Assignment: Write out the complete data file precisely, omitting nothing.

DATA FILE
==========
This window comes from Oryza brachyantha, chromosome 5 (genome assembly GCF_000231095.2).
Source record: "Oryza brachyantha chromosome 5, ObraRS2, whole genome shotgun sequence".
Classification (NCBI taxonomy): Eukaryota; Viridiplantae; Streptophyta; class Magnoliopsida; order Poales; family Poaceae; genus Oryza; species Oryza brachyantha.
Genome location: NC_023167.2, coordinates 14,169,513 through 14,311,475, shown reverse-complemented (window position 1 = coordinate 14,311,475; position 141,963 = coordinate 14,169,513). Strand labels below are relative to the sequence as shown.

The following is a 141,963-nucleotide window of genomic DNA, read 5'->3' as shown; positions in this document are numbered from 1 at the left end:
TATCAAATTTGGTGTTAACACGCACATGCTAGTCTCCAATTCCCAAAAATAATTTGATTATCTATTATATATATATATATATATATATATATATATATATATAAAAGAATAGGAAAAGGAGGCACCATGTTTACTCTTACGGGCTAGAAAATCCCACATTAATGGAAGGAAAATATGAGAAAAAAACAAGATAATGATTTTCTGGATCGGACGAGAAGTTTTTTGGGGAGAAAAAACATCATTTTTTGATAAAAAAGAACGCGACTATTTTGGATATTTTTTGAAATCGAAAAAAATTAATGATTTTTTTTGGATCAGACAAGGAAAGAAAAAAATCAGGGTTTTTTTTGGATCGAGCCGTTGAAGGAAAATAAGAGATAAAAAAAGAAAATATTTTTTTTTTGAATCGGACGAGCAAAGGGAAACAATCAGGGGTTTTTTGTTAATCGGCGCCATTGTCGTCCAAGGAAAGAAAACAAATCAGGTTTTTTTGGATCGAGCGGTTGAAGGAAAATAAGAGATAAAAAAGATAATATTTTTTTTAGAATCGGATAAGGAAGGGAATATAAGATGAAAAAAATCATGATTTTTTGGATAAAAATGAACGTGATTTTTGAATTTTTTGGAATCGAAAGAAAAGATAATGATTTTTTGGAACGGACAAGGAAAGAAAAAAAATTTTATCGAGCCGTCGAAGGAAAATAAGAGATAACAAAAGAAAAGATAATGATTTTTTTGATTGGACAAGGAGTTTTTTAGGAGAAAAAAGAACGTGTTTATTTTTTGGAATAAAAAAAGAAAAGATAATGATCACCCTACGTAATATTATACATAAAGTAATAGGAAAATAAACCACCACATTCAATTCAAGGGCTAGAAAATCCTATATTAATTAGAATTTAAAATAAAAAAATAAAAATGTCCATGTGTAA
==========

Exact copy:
This window comes from Oryza brachyantha, chromosome 5 (genome assembly GCF_000231095.2).
Source record: "Oryza brachyantha chromosome 5, ObraRS2, whole genome shotgun sequence".
Classification (NCBI taxonomy): Eukaryota; Viridiplantae; Streptophyta; class Magnoliopsida; order Poales; family Poaceae; genus Oryza; species Oryza brachyantha.
Genome location: NC_023167.2, coordinates 14,169,513 through 14,311,475, shown reverse-complemented (window position 1 = coordinate 14,311,475; position 141,963 = coordinate 14,169,513). Strand labels below are relative to the sequence as shown.

The following is a 141,963-nucleotide window of genomic DNA, read 5'->3' as shown; positions in this document are numbered from 1 at the left end:
TATCAAATTTGGTGTTAACACGCACATGCTAGTCTCCAATTCCCAAAAATAATTTGATTATCTATTATATATATATATATATATATATATATATATATATATAAAAGAATAGGAAAAGGAGGCACCATGTTTACTCTTACGGGCTAGAAAATCCCACATTAATGGAAGGAAAATATGAGAAAAAAACAAGATAATGATTTTCTGGATCGGACGAGAAGTTTTTTGGGGAGAAAAAACATCATTTTTTGATAAAAAAGAACGCGACTATTTTGGATATTTTTTGAAATCGAAAAAAATTAATGATTTTTTTTGGATCAGACAAGGAAAGAAAAAAATCAGGGTTTTTTTTGGATCGAGCCGTTGAAGGAAAATAAGAGATAAAAAAAGAAAATATTTTTTTTTTGAATCGGACGAGCAAAGGGAAACAATCAGGGGTTTTTTGTTAATCGGCGCCATTGTCGTCCAAGGAAAGAAAACAAATCAGGTTTTTTTGGATCGAGCGGTTGAAGGAAAATAAGAGATAAAAAAGATAATATTTTTTTTAGAATCGGATAAGGAAGGGAATATAAGATGAAAAAAATCATGATTTTTTGGATAAAAATGAACGTGATTTTTGAATTTTTTGGAATCGAAAGAAAAGATAATGATTTTTTGGAACGGACAAGGAAAGAAAAAAAATTTTATCGAGCCGTCGAAGGAAAATAAGAGATAACAAAAGAAAAGATAATGATTTTTTTGATTGGACAAGGAGTTTTTTAGGAGAAAAAAGAACGTGTTTATTTTTTGGAATAAAAAAAGAAAAGATAATGATCACCCTACGTAATATTATACATAAAGTAATAGGAAAATAAACCACCACATTCAATTCAAGGGCTAGAAAATCCTATATTAATTAGAATTTAAAATAAAAAAATAAAAATGTCCATGTGTAA